• Many Buddhists believe in God or gods,

  • but actions are more important than beliefs.

  • There are nearly a billion Buddhists

  • in the world today,

  • mostly in East, Southeast, and South Asia.

  • 2,000 years ago in Judaism's Promised Land,

  • Christianity was born.

  • Just as Hindus called Krishna "God in Human Form,"

  • Christians say the same thing about Jesus,

  • and Christianity grew out of Judaism

  • just as Buddhism grew out of Hinduism.

  • The angel Gabriel was sent by the God of Abraham

  • to ask a young woman named Mary

  • to become the mother of his son.

  • The son was Jesus,

  • raised as a carpenter

  • by Mary and her husband Joseph,

  • until he turned 30,

  • when he began his public career

  • as the living word of God.

  • Less interested in religiousness

  • than in justice and mercy,

  • Jesus healed the sick in order to draw crowds

  • and then taught them about his heavenly father --

  • affectionate, forgiving, and attentive.

  • Then, he would invite everyone to a common table

  • to illustrate his Kingdom of God,

  • outcasts, sinners, and saints all eating together.

  • He had only three years

  • before his unconventional wisdom

  • got him into trouble.

  • His enemies had him arrested,

  • and he was executed by Rome

  • in the standard means

  • by which rabble-rousers were put to death,

  • crucifixion.

  • But shortly after he was buried,

  • women found his tomb empty

  • and quickly spread word,

  • convinced that he had been raised from the dead.

  • The first Christians described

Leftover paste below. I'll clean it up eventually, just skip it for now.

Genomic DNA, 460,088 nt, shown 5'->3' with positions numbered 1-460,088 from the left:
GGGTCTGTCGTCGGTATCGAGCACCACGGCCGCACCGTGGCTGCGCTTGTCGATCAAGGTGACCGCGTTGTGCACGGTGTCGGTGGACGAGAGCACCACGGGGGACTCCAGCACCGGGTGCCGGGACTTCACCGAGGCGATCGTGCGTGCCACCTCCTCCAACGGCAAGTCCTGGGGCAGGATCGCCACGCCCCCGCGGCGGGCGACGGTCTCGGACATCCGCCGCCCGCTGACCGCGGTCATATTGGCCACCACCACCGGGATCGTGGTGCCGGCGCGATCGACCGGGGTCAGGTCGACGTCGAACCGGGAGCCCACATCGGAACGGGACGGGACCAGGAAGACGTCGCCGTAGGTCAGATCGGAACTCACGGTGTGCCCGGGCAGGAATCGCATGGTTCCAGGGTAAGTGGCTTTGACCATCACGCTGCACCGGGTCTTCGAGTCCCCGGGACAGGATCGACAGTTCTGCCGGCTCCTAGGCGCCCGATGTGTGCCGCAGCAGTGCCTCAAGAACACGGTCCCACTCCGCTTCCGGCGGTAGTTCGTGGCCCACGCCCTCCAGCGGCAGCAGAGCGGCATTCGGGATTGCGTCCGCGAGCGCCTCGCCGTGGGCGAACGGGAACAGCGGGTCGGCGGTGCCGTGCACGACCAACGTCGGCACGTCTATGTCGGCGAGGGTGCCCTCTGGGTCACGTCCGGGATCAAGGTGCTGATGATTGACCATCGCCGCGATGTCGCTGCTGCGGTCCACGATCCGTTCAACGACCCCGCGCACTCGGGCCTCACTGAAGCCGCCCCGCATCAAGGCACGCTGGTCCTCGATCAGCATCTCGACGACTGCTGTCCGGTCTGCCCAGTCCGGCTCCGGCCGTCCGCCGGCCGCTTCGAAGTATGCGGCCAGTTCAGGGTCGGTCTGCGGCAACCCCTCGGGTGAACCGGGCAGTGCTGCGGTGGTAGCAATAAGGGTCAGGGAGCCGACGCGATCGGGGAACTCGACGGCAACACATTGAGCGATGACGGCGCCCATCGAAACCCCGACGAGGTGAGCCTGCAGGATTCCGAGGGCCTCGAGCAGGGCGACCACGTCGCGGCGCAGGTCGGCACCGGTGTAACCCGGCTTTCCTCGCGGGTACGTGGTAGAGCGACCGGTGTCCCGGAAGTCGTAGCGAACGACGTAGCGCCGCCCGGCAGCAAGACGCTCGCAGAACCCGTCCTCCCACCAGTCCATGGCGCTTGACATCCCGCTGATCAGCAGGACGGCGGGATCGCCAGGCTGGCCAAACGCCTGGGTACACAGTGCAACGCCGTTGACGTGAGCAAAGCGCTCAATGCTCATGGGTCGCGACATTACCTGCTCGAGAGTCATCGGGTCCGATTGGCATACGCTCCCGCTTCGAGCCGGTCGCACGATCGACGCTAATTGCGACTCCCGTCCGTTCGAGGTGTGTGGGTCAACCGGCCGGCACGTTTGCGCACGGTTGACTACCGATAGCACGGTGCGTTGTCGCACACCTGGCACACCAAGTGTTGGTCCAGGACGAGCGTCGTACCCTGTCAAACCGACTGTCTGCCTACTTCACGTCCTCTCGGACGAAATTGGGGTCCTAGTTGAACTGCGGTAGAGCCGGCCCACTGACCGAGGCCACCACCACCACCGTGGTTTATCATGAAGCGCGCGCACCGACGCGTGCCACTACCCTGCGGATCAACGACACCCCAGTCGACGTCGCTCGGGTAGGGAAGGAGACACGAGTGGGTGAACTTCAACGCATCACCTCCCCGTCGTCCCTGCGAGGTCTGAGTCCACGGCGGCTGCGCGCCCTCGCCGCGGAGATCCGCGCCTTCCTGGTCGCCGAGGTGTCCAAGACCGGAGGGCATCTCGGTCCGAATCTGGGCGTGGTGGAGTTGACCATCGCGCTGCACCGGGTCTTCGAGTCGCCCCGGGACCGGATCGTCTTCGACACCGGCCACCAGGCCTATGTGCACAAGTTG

• his resurrected appearances,

  • inspiring confidence that his message was true.

  • The message: love one another as I have loved you.

  • Christians celebrate the birth of Jesus

  • in December at Christmas,

  • and his suffering, death, and resurrection

  • during Holy Week in the spring.

  • In the ceremony of baptism,

  • a washing away of sin

  • and welcoming into the Christian community,

  • recall Jesus's own baptism

  • when he left his life as a carpenter.

  • In the rite of Communion,

  • Christians eat the bread and drink the wine

  • blessed as the body and blood of Jesus,

  • recalling Jesus's last supper.

  • There are two billion Christians worldwide,

  • representing almost a third of the world's people.

  • Islam began 1400 years ago

  • with a man of great virtue,

  • meditating in a mountain cave

  • in the Arabian desert.

  • The man was Muhammad.

  • He was visited by a divine messenger,

  • again the angel Gabriel,

  • in Arabic, Jibril,

  • delivering to him the words of Allah,

  • the one God of Abraham.

  • In the next few years,

  • more and more messages came,

  • and he memorized and taught them.

  • The verses he recited were full of wise sayings,

  • beautiful rhymes,

  • and mysterious metaphors.

  • But Muhammad was a merchant, not a poet.

  • Many agreed the verses

  • were indeed the words of God,

  • and these believers became the first Muslims.

  • The word Muslim means one who surrenders,

  • meaning a person who submits to the will of God.

  • A Muslim's five most important duties

  • are called the Five Pillars:

  • Shahada, Muslims declare publicly,

  • there is no other God but Allah,

  • and Muhammad is his final prophet;

  • Salat, they pray five times a day facing Mecca;

  • Zakat, every Muslim is required